I was happy to do it. As dean of one of the country’s most diverse engineering schools, I am particularly invested in these issues. My panel focused on how to help women and underrepresented minority students succeed in STEM fields, and I’m grateful to U.S. News for leading the discussion.
But the publication, for all its noble intentions, could do more to follow through where it counts. Diversity is currently given no weight in the magazine's primary university and disciplinary rankings, and it’s time for that to change. As U.S. News goes, so goes higher education.
Universities love to bemoan rankings, but we can’t ignore them. Our public images are shaped in part by top 10 lists and glossy magazine features. At my university and others, we encourage prospective students to consider how well colleges fit their goals, yet we never hesitate to brag about our standings in the rankings.
Prospective freshmen, transfer students and graduate students examine them, of course, but so do parents, alumni, professors and members of the news media. At least one or two other organizations have tried to rank some universities along these lines. But U.S. News, perhaps the most influential among ranking entities, has not included diversity in its overall quality rankings, and it is missing an opportunity to use its powers for good.
Enhancing diversity is not about political correctness. Studies show diversity enriches students’ experiences and is an indicator of quality. A 2013 report from Princeton University cited research on the benefits of diverse environments, such as greater civic engagement. A diverse environment is consistent with the core mission of a university.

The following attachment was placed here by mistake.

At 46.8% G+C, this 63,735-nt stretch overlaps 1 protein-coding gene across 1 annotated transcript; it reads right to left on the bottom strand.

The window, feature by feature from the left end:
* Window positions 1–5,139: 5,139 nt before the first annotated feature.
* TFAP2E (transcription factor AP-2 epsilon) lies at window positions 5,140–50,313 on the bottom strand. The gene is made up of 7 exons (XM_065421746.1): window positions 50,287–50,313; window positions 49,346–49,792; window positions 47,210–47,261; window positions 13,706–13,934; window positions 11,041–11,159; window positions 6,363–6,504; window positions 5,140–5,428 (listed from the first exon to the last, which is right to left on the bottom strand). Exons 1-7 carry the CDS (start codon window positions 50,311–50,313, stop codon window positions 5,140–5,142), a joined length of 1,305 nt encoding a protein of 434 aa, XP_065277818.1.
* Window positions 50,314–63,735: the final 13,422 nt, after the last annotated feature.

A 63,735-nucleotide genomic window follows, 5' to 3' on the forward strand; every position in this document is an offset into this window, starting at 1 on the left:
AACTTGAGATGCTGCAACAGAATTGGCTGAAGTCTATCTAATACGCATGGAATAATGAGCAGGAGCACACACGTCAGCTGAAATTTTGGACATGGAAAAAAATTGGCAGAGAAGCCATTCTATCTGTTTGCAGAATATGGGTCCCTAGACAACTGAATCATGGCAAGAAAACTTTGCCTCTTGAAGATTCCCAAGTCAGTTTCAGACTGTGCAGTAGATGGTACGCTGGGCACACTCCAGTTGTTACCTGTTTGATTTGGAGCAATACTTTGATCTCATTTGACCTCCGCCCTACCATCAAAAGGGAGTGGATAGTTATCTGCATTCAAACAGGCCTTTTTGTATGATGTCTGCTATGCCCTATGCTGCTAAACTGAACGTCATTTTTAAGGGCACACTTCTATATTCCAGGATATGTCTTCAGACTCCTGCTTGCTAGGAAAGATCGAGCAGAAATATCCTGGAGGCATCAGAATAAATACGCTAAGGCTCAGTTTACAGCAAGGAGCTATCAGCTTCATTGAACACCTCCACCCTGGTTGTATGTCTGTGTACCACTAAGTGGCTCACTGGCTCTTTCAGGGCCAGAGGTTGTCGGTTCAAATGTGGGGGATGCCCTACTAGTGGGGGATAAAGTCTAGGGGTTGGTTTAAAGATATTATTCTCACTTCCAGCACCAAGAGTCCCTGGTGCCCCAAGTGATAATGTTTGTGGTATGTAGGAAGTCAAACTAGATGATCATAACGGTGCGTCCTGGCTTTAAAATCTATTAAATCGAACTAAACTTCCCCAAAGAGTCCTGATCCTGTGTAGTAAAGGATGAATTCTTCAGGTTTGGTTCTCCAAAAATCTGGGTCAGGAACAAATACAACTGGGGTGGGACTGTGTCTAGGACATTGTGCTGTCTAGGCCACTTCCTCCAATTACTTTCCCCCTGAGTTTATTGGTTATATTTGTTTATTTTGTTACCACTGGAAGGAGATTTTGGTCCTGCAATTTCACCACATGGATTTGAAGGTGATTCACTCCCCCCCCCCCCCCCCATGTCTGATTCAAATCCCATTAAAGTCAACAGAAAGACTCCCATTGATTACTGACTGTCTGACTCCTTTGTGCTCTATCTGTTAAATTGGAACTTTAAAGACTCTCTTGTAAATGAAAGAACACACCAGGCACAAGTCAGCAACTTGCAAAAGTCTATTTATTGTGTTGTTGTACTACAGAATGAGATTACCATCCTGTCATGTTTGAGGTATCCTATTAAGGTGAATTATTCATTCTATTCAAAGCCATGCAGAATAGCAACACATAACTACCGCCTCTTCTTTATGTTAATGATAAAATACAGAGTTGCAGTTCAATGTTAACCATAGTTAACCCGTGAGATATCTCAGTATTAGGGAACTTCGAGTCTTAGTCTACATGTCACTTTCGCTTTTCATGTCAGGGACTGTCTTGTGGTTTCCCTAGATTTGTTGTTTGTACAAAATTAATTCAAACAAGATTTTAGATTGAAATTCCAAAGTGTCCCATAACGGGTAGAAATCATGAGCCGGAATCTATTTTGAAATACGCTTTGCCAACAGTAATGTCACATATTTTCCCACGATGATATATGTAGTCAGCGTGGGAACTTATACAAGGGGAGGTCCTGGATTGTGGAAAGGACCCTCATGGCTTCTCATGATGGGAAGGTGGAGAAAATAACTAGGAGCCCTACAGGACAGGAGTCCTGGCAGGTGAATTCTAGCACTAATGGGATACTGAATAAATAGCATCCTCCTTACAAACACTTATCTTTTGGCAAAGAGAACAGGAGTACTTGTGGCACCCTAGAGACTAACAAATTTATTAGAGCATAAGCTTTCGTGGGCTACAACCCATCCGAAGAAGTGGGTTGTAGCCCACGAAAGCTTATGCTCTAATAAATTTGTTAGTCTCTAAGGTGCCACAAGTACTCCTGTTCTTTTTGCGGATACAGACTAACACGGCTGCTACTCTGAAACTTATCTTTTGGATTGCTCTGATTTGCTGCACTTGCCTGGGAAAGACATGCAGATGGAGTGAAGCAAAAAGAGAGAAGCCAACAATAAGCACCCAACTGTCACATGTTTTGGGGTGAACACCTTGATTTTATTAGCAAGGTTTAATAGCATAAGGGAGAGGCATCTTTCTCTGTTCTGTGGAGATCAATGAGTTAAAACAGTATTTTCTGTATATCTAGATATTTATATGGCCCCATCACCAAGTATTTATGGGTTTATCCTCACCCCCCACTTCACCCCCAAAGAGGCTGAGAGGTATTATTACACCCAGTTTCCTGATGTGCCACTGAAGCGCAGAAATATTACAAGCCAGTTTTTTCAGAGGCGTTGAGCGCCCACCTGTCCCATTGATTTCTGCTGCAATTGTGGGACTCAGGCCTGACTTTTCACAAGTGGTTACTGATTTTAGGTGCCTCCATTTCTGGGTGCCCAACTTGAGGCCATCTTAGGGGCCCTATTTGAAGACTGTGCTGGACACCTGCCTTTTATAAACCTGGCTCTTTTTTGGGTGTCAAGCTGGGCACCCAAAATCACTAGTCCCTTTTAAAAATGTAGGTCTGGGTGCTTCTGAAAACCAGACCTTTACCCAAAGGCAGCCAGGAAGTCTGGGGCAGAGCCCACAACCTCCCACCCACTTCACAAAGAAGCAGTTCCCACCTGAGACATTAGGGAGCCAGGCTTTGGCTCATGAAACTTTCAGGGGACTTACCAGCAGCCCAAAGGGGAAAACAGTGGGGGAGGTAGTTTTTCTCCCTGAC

U.S. News rankings at the undergraduate level consider factors such as faculty compensation, class sizes and even alumni giving rates. Graduate rankings look at research expenditures, GRE scores and faculty quality. Diversity is not given any weight, which implies that a top-tier education doesn’t require it. If U.S. News and similar organizations started paying attention to diversity, universities would start paying attention, because -- rightly or wrongly -- these rankings drive behavior.
Almost a year ago, about 100 of my fellow engineering deans and I signed a letter pledging to enhance our commitments to diversity. Many of us signed because we believe diversity is important, enhances the quality of our programs, and is part of our educational missions.
Plenty of less-heralded colleges already boast racially diverse student bodies. Community colleges in particular are unsung heroes. Nearly two-thirds of California’s community college students are members of minorities, while about half of Texas’ and Florida’s are.
One U.S. News list, which earns less attention than others, grades institutions only on diversity, and it looks very different from the publication’s more famous rankings. Yet a separate diversity ranking is not sufficient. It must be part of the overall quality evaluation.
Some institutions might argue that the demographics that comprise their typical applicant pool would make this unfair. But diversity has many dimensions -- race, gender, nationality, sexual orientation, socioeconomic status and more. Adding diversity to rankings criteria is an essential component to showing how well we value inclusive excellence in higher education.